Whether they know it or not, some restaurant managers must be trained in food allergy awareness and safety starting next month.
But not all of the affected restaurants are prepared or even aware of the 2018 law, according to Julie Campbell, president of the Illinois Food Allergy Education Association, a nonprofit dedicated to advocacy and education on food allergy issues in the state. (The group was not involved in crafting the legislation or training program.)
Under the new rules, which were signed into law in August, managers of category 1 restaurants – those the state public health department says present “a high relative risk” of causing food-borne outbreaks – must undergo accredited food allergen awareness and safety training within 30 days of being hired, with recertification required every three years. Also, at least one manager who has received that training must be on site at all times while the restaurant is open.
There are roughly 27,000 restaurants in the state, according to the Illinois Restaurant Association, and 13,703 in Chicago, where the new rules will apply to 6,752 classified as category 1 restaurants.
Campbell, whose daughter has a severe peanut allergy, decided to promote awareness of the new law herself by visiting category 1 restaurants throughout the state.
So far she’s visited dozens of independently owned restaurants in six towns, including Decatur, Kankakee, Evanston and Rockford. “Only one time did someone say, ‘I’ve actually gotten training for myself, and if someone comes in with a food allergy, I ask the cook,’” Campbell said. “That’s a great thing to hear but I’ve only heard it once. A few people knew about the law, but most folks did not.”
Campbell said she spoke with whoever was at the restaurant during the time of her visit and did not specifically request to speak with managers as she didn’t want to “be disruptive to their business.” The restaurant visits were informal, she said, and designed to raise awareness of the new law by providing the businesses with information on the new law and details on how to get the required training.
For its part, the IRA says it has included information on the law in its newsletter and on its website and social media. (We easily found a link to this story about the law on the IRA website’s home page.) The association is also informing everyone who attends their Food Service Sanitation Manager class and plans to include information on the law in an end-of-the-year letter about all new industry-specific 2018 laws to its more than 10,000 members, according to IRA President and CEO Sam Toia.
When informed about Campbell’s observations, Toia said “we have to communicate more.” While the law takes effect on New Year’s Day, enforcement won’t begin until July 1, 2018. (If a restaurant doesn’t comply with the law, it’s considered a minor violation and bears no immediate consequence, according to IDPH. If during the next inspection the restaurant has not complied, then it would be considered a repeat violation, which is enforced by the local health department as determined by its local ordinance.)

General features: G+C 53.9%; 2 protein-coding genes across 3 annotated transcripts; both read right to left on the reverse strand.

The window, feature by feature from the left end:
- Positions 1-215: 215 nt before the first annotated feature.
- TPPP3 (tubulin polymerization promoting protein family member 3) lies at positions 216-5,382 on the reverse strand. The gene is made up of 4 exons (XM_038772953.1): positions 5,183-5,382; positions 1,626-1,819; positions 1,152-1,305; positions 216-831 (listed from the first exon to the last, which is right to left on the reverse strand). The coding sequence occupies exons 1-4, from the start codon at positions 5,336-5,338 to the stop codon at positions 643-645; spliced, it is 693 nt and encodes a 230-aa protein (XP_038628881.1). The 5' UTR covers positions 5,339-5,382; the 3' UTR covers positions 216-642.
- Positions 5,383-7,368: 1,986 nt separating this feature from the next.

Toia says that six-month window was intentional as it gives restaurants time to comply with the law. “We don’t want this to be an ‘I gotcha,’” he said. “We want to make sure we’re educating everyone in the food industry of this law coming down.”
The IDPH has dedicated a section of its website to the new law and says it discussed the legislative change with local health departments during the 2017 Food Safety Symposium held in August. IDPH says it continues to remind local health departments about the need to inform restaurants they inspect of this new requirement.
The Kankakee County Health Department is not currently providing education on the new law, unless someone asks about it, said John Bevis, the county’s public health administrator. Starting in the new year, the county intends to mail notices to facilities impacted by the law, inform restaurants of the law during health inspections and direct restaurants to IDPH’s website, he said. The county may also consider hosting informational sessions about the food allergen law, pending demand.
Both the City of Evanston Health & Human Services Department and the Macon County Health Department, which covers Decatur, say they will focus on educating restaurants that must comply with the new law from Jan. 1 through July 1, 2018, at which time they'll begin focusing on enforcement of the law.
The Winnebago County Health Department, which covers Rockford, says it’s been notifying restaurants about the new law during their annual health inspections and plans on doing a larger presentation on it next year.
Aug. 29: Illinois joins a handful of states that require restaurants to provide some form of food allergen awareness and safety training. Learn about the new rules.
May 1: Food allergies affect 15 million Americans and cause approximately 30,000 emergency department visits each year. Can the restaurant industry help bring these figures down?
Jan. 6: Infants as young as 4 months old should be introduced to peanut-containing foods to prevent the development of peanut allergies, according to new guidelines.